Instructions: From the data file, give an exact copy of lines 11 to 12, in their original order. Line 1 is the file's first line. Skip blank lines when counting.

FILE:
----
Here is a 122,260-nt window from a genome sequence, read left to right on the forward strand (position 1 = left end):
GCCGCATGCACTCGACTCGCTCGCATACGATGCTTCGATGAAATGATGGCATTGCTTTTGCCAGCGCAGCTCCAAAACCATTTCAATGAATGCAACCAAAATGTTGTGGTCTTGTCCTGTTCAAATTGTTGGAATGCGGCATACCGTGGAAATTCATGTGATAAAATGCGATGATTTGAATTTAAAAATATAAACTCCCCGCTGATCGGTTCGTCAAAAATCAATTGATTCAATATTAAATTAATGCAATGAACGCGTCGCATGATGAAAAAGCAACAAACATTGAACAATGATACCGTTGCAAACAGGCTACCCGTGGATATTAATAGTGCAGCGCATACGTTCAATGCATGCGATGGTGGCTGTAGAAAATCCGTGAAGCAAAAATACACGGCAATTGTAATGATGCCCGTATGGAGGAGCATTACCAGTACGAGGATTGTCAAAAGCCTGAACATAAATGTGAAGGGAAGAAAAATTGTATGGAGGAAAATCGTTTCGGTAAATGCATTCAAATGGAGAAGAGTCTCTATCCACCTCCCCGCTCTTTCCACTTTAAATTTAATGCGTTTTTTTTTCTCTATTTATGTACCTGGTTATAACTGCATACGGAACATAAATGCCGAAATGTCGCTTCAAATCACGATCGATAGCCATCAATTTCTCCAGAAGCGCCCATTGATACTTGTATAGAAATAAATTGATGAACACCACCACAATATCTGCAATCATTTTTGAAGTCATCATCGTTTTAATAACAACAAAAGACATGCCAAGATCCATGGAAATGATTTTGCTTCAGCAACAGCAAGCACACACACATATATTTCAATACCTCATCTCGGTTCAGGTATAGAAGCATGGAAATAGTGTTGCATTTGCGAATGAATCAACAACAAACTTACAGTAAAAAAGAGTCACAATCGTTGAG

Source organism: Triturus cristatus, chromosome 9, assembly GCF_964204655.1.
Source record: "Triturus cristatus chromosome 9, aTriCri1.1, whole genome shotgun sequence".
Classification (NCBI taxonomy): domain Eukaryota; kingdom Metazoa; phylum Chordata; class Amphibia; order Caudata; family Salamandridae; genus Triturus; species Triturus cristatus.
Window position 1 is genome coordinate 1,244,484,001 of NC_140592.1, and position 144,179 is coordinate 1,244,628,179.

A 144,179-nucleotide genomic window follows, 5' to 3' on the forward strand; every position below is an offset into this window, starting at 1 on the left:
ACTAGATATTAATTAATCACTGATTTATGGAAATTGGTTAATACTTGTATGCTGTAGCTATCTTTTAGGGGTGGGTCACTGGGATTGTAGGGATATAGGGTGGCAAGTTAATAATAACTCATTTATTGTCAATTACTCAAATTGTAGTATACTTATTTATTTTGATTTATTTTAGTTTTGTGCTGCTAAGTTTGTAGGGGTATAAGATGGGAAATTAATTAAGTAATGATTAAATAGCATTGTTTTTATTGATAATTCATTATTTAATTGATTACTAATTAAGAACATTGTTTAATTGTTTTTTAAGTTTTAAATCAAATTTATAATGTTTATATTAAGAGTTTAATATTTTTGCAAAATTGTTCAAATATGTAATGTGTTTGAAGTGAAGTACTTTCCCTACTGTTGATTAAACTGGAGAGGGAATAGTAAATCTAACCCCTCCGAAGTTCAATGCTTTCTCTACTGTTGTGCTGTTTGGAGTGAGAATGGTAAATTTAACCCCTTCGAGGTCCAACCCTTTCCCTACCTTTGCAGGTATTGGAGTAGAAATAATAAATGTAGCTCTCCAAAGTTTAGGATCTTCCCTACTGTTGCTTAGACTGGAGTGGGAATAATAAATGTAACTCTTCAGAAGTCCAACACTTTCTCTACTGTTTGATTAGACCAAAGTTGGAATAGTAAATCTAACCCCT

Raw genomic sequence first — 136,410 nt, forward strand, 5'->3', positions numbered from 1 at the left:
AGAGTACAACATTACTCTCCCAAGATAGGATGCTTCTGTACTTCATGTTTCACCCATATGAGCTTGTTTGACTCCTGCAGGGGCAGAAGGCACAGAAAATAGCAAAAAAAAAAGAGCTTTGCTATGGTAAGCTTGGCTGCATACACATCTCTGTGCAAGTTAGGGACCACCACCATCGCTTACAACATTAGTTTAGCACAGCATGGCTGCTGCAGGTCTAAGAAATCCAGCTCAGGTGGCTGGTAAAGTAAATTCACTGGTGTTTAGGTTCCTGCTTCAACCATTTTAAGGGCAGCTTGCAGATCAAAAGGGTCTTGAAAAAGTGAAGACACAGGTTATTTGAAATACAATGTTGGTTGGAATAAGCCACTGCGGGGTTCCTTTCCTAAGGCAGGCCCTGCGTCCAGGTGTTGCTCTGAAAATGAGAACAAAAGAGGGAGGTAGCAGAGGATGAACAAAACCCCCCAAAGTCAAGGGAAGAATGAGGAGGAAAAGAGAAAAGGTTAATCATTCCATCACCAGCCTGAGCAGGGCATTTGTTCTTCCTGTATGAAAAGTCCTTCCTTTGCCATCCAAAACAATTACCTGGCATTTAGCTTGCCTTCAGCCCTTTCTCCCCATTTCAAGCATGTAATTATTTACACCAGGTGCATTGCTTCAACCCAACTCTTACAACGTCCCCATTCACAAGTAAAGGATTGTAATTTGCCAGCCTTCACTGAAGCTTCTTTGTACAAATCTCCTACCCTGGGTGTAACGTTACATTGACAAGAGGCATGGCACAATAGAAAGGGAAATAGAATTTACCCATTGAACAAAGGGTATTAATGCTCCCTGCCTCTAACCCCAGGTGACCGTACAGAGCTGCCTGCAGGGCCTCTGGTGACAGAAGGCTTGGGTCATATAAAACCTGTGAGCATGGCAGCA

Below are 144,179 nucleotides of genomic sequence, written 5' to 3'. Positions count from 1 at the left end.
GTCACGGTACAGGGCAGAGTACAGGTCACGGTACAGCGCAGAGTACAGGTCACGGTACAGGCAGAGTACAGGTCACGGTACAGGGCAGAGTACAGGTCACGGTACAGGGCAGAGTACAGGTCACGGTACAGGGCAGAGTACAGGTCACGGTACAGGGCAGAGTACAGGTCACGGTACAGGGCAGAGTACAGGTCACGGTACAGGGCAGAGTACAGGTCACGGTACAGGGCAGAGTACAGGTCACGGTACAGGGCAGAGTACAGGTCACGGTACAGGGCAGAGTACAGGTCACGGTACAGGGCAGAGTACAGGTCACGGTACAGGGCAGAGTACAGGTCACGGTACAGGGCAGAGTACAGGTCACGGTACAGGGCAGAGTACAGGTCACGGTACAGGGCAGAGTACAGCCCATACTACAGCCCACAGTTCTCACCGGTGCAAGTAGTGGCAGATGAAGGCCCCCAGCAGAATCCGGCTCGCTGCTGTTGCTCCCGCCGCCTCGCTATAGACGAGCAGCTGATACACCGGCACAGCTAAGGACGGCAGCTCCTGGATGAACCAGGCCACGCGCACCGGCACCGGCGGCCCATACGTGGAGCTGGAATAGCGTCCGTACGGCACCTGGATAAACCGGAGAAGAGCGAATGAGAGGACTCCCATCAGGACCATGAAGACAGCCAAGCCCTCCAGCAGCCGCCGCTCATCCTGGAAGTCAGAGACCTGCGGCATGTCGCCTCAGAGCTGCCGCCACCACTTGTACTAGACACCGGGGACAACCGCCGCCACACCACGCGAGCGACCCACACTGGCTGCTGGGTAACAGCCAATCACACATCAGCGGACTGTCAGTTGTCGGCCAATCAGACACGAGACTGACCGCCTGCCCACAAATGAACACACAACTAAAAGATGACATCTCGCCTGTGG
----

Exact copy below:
Below are 144,179 nucleotides of genomic sequence, written 5' to 3'. Positions count from 1 at the left end.
GTCACGGTACAGGGCAGAGTACAGGTCACGGTACAGCGCAGAGTACAGGTCACGGTACAGGCAGAGTACAGGTCACGGTACAGGGCAGAGTACAGGTCACGGTACAGGGCAGAGTACAGGTCACGGTACAGGGCAGAGTACAGGTCACGGTACAGGGCAGAGTACAGGTCACGGTACAGGGCAGAGTACAGGTCACGGTACAGGGCAGAGTACAGGTCACGGTACAGGGCAGAGTACAGGTCACGGTACAGGGCAGAGTACAGGTCACGGTACAGGGCAGAGTACAGGTCACGGTACAGGGCAGAGTACAGGTCACGGTACAGGGCAGAGTACAGGTCACGGTACAGGGCAGAGTACAGGTCACGGTACAGGGCAGAGTACAGGTCACGGTACAGGGCAGAGTACAGCCCATACTACAGCCCACAGTTCTCACCGGTGCAAGTAGTGGCAGATGAAGGCCCCCAGCAGAATCCGGCTCGCTGCTGTTGCTCCCGCCGCCTCGCTATAGACGAGCAGCTGATACACCGGCACAGCTAAGGACGGCAGCTCCTGGATGAACCAGGCCACGCGCACCGGCACCGGCGGCCCATACGTGGAGCTGGAATAGCGTCCGTACGGCACCTGGATAAACCGGAGAAGAGCGAATGAGAGGACTCCCATCAGGACCATGAAGACAGCCAAGCCCTCCAGCAGCCGCCGCTCATCCTGGAAGTCAGAGACCTGCGGCATGTCGCCTCAGAGCTGCCGCCACCACTTGTACTAGACACCGGGGACAACCGCCGCCACACCACGCGAGCGACCCACACTGGCTGCTGGGTAACAGCCAATCACACATCAGCGGACTGTCAGTTGTCGGCCAATCAGACACGAGACTGACCGCCTGCCCACAAATGAACACACAACTAAAAGATGACATCTCGCCTGTGG